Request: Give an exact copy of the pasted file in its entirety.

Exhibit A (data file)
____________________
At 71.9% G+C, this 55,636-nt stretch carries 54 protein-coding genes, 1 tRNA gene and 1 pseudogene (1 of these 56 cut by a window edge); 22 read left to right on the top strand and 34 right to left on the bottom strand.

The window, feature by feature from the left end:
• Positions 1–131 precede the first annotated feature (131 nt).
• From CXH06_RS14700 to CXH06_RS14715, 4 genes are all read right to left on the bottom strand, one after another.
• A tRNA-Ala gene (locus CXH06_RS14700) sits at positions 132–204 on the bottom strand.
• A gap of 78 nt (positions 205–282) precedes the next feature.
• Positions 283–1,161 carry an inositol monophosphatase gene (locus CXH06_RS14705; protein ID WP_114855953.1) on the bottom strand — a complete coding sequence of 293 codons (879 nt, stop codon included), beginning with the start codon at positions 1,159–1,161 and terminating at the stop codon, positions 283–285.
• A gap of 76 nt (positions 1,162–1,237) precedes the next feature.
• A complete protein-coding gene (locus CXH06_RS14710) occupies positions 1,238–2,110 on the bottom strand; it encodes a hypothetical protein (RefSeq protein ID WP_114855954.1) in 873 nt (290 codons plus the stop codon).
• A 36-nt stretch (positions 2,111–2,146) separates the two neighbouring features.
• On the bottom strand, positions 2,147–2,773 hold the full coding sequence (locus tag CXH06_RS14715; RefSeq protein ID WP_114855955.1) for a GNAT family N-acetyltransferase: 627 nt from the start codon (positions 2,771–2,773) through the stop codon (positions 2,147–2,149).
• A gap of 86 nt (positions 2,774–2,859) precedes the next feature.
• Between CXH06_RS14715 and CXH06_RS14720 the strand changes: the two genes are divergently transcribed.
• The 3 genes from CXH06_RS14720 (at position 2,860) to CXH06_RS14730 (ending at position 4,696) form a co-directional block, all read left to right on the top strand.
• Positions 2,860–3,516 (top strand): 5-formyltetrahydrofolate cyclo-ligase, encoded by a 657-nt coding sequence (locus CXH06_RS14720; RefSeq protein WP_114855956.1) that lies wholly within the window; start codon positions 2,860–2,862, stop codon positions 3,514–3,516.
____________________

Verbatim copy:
At 71.9% G+C, this 55,636-nt stretch carries 54 protein-coding genes, 1 tRNA gene and 1 pseudogene (1 of these 56 cut by a window edge); 22 read left to right on the top strand and 34 right to left on the bottom strand.

The window, feature by feature from the left end:
• Positions 1–131 precede the first annotated feature (131 nt).
• From CXH06_RS14700 to CXH06_RS14715, 4 genes are all read right to left on the bottom strand, one after another.
• A tRNA-Ala gene (locus CXH06_RS14700) sits at positions 132–204 on the bottom strand.
• A gap of 78 nt (positions 205–282) precedes the next feature.
• Positions 283–1,161 carry an inositol monophosphatase gene (locus CXH06_RS14705; protein ID WP_114855953.1) on the bottom strand — a complete coding sequence of 293 codons (879 nt, stop codon included), beginning with the start codon at positions 1,159–1,161 and terminating at the stop codon, positions 283–285.
• A gap of 76 nt (positions 1,162–1,237) precedes the next feature.
• A complete protein-coding gene (locus CXH06_RS14710) occupies positions 1,238–2,110 on the bottom strand; it encodes a hypothetical protein (RefSeq protein ID WP_114855954.1) in 873 nt (290 codons plus the stop codon).
• A 36-nt stretch (positions 2,111–2,146) separates the two neighbouring features.
• On the bottom strand, positions 2,147–2,773 hold the full coding sequence (locus tag CXH06_RS14715; RefSeq protein ID WP_114855955.1) for a GNAT family N-acetyltransferase: 627 nt from the start codon (positions 2,771–2,773) through the stop codon (positions 2,147–2,149).
• A gap of 86 nt (positions 2,774–2,859) precedes the next feature.
• Between CXH06_RS14715 and CXH06_RS14720 the strand changes: the two genes are divergently transcribed.
• The 3 genes from CXH06_RS14720 (at position 2,860) to CXH06_RS14730 (ending at position 4,696) form a co-directional block, all read left to right on the top strand.
• Positions 2,860–3,516 (top strand): 5-formyltetrahydrofolate cyclo-ligase, encoded by a 657-nt coding sequence (locus CXH06_RS14720; RefSeq protein WP_114855956.1) that lies wholly within the window; start codon positions 2,860–2,862, stop codon positions 3,514–3,516.